Three possible scenarios for future of Egypt
As the Egyptian political crisis grows more violent and uncertain, analysts have begun to turn to historical parallels for answers.world Updated: Feb 05, 2011 01:30 IST
As the Egyptian political crisis grows more violent and uncertain, analysts have begun to turn to historical parallels for answers. Will an Islamist movement or a new strongman - or both - emerge to seize control, in an eerie repeat of the 1979 Iranian revolution? Or will Egypt's secular tradition and powerful military allow for a messy transition to democracy, as happened in Indonesia in 1998?
Even in the age of Twitter, the final result will probably not be known for weeks. It took four months for the shah of Iran to leave after the shooting of demonstrators led to popular outrage. In Egypt, no real move to democracy can be assured until several changes in law and the constitution are enacted. The next presidential election is now scheduled for September, but a careful process of reform would be needed to ensure a transition to democracy.
Among the key changes required: altering Article 76 of the constitution, which imposes onerous requirements that effectively prevent any opposition candidate from running for the presidency; lifting the emergency law that empowers the security services to detain without charge anyone deemed a threat to the state; reinstating judicial supervision of elections, including the presence of judges at every polling station, and making sure the machinery of the state (such as television) is in the hands of more neutral people than the ruling party.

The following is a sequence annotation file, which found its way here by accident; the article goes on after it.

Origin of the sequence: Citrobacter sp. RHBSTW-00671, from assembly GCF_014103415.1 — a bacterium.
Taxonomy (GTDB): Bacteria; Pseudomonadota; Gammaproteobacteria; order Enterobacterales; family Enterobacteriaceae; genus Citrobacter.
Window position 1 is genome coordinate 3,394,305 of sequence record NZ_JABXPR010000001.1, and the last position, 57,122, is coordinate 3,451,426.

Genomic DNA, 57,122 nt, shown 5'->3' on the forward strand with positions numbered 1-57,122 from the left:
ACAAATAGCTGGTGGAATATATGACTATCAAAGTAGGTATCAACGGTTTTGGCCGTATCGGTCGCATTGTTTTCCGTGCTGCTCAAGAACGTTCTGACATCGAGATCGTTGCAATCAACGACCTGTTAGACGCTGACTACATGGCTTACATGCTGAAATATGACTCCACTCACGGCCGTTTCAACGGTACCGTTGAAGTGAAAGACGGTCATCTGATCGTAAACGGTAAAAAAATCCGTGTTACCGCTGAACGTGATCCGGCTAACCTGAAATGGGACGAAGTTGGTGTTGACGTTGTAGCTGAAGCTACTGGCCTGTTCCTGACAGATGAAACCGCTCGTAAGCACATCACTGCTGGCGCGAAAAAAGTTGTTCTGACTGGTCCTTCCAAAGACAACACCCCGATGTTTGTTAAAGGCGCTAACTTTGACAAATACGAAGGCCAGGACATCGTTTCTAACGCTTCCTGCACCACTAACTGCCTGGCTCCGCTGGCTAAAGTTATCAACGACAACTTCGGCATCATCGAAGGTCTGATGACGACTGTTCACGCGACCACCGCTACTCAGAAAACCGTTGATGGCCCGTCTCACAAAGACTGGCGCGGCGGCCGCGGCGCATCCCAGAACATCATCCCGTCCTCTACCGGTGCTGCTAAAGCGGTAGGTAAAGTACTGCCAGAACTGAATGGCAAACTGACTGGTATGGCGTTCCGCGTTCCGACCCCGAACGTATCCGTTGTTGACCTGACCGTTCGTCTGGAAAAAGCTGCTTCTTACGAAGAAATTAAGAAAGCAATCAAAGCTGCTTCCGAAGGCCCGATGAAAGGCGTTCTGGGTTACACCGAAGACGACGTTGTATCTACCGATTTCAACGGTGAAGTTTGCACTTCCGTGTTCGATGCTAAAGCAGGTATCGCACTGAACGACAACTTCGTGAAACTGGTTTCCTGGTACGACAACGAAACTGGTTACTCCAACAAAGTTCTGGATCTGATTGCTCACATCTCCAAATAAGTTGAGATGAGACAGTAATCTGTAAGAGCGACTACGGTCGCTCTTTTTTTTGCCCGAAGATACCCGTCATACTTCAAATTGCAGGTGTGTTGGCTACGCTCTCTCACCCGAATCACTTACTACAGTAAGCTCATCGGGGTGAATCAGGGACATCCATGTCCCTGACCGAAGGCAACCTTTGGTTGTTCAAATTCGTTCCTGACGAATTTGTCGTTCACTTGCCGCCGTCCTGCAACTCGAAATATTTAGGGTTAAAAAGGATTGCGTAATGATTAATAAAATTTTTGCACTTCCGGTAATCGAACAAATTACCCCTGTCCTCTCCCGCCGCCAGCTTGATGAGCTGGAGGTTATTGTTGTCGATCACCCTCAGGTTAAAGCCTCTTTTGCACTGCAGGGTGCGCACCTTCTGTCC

Those reforms, of course, would not ensure a result that is beneficial to U.S. interests. Drawing from history, here are the three possible scenarios most discussed by analysts.
Iran's Shah Mohammad Reza Pahlavi, like Egyptian President Hosni Mubarak today, was an anchor of U.S. power in the Middle East who maintained relations with Israel. He was socially progressive, with a largely secular approach. But when he was ousted in a popular revolution, a theocratic clique led by the long-exiled Ayatollah Ruhollah Khomeini seized power and smothered a movement originally led by students and moderates.
The parallel is imperfect - there is no Egyptian spiritual or religious leader living in Paris awaiting a triumphant return to Cairo - but some experts are concerned about the possibility of an Egyptian Islamist movement grabbing the reins of the uprising.
The Muslim Brotherhood has long been an illegal but semi-tolerated force in Egyptian politics.
(In Exclusive Partnership with The Washington Post)